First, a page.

Talking about suicide
Suicidal thoughts are not something you have to face alone, and you’d be surprised just how freeing it is to share these thoughts with a professional who knows how to help.
by Raven Ballard, PLPC, MOLAP clinician and well-being coordinator
Suicide is a heavy topic, and I have yet to meet an individual who enjoys talking about it. Regardless, it’s imperative that we have these discussions.
Suicidal ideation, otherwise known as suicidal ideas or thoughts, is a broad term used to describe contemplations, preoccupations, and desires regarding death and suicide, and it’s important to note that there is no universal definition for what exactly defines a suicidal ideation. Usually, suicidal ideations occur during depression or a similar mental health ailment such as anxiety, though its prevalence is highest in those dealing with a major depressive episode. According to the Diagnostic Statistical Manual-5-TR, a common symptom of depression is recurrent thoughts of death, suicidal ideation with or without a plan, and past or present suicide attempts, which is a common phenomenon for individuals suffering from depression.
A study from the Hazelden Betty Ford Foundation discovered that on a self-reporting survey, where 12,825 lawyers were assessed, 11.5% of those lawyers reported having had suicidal thoughts at some point in their career.
Having suicidal thoughts can be scary, and I often find clients hesitant to share with me that they’re experiencing these types of thoughts, likely out of fear for my reaction. Thus, it’s important to know the types of suicidal ideations, and what to do not only if you’re experiencing these, but also what to do if someone confides in you that they’re having these types of thoughts. We’re going to break it down into two categories: passive suicidal ideation and active suicidal ideation.
Passive suicidal ideation is what I come across most often in my daily work. This is when an individual has thoughts about death, ending their own life, or not wanting to exist anymore -- BUT the individual has no plan and does not intend to follow-through with these thoughts. Usually, these thoughts occur when we’re not happy with our lives. We want to escape, so our mind may fantasize about death as an escape, but we don’t really want to die, we just don’t want to feel stuck anymore. When this happens, it’s important for me as a clinician to find out what’s making one’s life bad enough that death feels like a potential escape and help the client to turn that around.
In contrast, active suicidal ideation is when a client not only has thoughts about death and ending their own life, but they also have a plan and an intention to follow-through with their plan. Active suicidal ideation is no joke, and if you’re experiencing this, or someone confides in you that they’re experiencing this, take these situations seriously and reach out for help. It’s important to note that it’s not your responsibility to decide if a loved one is experiencing active vs. passive suicidal ideation. If they’re experiencing any thoughts about suicide, encourage them to seek a professional who is trained in determining active vs. passive ideation.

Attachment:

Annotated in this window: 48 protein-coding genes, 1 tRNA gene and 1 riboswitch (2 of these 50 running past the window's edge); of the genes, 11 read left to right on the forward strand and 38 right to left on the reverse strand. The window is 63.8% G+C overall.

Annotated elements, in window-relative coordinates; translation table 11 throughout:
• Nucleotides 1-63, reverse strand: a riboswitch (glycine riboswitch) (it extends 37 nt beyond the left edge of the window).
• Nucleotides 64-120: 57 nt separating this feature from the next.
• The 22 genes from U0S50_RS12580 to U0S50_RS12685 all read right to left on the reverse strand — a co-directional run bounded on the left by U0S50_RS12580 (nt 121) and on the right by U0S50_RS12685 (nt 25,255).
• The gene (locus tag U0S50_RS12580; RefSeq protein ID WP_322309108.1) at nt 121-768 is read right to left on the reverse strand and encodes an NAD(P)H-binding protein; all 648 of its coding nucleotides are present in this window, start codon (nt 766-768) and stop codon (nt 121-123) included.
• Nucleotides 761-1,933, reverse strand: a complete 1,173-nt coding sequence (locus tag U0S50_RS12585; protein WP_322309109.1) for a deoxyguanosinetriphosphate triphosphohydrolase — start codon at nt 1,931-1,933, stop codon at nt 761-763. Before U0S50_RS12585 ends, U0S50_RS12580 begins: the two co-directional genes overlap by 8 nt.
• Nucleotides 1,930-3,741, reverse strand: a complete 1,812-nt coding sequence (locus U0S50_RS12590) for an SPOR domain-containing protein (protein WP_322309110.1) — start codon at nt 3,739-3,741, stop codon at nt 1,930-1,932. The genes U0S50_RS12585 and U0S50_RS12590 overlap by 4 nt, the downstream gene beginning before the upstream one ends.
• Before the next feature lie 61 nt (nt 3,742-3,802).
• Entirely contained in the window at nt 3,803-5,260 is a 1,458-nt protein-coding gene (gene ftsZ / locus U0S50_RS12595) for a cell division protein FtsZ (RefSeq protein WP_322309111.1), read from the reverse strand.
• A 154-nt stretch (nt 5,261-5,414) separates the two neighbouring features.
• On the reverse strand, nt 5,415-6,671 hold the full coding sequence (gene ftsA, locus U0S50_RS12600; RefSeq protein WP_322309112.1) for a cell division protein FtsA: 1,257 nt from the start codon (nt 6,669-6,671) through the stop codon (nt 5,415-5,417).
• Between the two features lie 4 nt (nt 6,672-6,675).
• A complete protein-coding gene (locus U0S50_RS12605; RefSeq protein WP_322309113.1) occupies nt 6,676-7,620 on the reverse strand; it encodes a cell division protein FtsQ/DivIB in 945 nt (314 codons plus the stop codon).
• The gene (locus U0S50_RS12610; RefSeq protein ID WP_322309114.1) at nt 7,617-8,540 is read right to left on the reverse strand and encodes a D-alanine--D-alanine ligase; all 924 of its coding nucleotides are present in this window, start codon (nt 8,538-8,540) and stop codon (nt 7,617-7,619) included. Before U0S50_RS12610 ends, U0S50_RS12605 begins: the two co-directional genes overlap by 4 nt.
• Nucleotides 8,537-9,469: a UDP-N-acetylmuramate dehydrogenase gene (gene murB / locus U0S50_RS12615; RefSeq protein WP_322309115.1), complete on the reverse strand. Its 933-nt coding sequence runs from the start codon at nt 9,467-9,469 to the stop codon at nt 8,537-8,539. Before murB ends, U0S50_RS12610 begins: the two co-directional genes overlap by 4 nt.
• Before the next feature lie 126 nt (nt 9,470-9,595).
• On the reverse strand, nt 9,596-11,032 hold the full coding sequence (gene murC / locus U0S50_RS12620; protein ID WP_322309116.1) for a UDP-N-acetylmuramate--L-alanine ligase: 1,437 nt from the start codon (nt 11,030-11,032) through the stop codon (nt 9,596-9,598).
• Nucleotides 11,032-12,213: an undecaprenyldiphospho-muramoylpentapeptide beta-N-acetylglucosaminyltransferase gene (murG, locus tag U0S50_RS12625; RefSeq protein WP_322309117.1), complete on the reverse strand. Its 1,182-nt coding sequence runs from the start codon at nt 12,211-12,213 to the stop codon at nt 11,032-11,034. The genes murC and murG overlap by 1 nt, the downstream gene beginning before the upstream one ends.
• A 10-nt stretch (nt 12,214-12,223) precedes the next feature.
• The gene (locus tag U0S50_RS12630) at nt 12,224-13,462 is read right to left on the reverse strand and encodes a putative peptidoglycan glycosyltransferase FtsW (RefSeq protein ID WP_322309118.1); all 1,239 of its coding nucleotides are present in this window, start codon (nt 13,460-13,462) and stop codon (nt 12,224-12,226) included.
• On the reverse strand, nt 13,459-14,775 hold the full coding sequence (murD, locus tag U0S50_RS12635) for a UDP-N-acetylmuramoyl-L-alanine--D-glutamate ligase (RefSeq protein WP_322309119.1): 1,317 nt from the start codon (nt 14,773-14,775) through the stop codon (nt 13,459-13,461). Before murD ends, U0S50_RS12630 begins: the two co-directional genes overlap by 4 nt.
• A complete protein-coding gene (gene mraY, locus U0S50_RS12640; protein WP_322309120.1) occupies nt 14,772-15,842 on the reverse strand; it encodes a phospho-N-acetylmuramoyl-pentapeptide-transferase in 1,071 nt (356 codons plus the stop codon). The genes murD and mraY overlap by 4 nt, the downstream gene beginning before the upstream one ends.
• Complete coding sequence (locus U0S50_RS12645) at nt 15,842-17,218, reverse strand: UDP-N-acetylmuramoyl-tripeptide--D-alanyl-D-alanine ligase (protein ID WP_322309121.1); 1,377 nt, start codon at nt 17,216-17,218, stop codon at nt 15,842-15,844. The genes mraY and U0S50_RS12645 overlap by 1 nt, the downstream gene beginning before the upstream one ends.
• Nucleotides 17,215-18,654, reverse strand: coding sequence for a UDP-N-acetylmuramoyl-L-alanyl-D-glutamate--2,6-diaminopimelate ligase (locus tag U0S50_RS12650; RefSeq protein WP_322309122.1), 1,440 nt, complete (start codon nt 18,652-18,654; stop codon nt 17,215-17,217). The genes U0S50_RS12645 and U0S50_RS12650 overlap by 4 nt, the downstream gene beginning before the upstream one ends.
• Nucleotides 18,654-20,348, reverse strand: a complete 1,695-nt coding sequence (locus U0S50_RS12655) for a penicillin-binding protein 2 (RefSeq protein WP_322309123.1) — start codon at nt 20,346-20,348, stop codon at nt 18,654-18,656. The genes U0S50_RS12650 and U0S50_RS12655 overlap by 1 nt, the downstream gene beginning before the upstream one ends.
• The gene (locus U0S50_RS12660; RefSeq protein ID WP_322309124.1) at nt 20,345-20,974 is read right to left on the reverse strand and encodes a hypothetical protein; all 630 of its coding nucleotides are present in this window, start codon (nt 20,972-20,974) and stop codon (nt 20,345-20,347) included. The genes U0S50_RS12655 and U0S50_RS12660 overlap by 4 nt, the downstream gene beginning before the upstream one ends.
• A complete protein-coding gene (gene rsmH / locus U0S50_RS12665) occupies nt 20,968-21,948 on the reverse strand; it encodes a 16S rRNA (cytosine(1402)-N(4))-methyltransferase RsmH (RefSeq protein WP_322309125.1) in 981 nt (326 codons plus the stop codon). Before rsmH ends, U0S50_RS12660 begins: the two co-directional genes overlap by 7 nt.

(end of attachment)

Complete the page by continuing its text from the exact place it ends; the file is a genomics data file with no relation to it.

Here’s a quick guide for what to do when a loved one does confide in you that they’re experiencing suicidal thoughts:
- Encourage them to reach out for counseling. Counselors are trained experts in this area.
- Assess protective factors, such as what would keep them from acting on these thoughts. Do they have children that depend on them? A loving group of friends who would miss them? Or even a cat or dog at home who need their human best friend?
- Give them the number for the national crisis hotline: 988. This will connect them with a trained individual who knows what to do in a crisis.
- If you’re scared your loved one can’t keep themselves safe, call 911. Remember, it’s better to error on the side of caution than to lose a loved one due to not taking them seriously.
Lastly, if these are thoughts that you yourself are having, please reach out to someone. MOLAP is here and happy to help, or if you’d rather not utilize MOLAP, we have a growing list of great practitioners and clinicians all around that state whom we highly recommend. Suicidal thoughts are not something you have to face alone, and you’d be surprised just how freeing it is to share these thoughts with a professional who knows how to help.
If you would like to discuss any concerning thoughts you’ve been having, the Missouri Lawyers’ Assistance Program is here to help! Please consult the Missouri Lawyers’ Assistance Program at 1-800-688-7859 for free, confidential counseling.
American Psychiatric Association. (2022). Diagnostic and statistical manual of mental disorders: 5th edition, text revision.
Harmer B., Lee S., Duong T.V.H., Saadabadi A. (2023). Suicidal Ideation. PubMed. Retrieved from: https://pubmed.ncbi.nlm.nih.gov/33351435/
Krill, P. R., Johnson, R., & Albert, L. (2016). The prevalence of substance use and other mental health concerns among American attorneys. Journal of Addiction Medicine. Retrieved from: https://www.ncbi.nlm.nih.gov/pmc/articles/PMC4736291/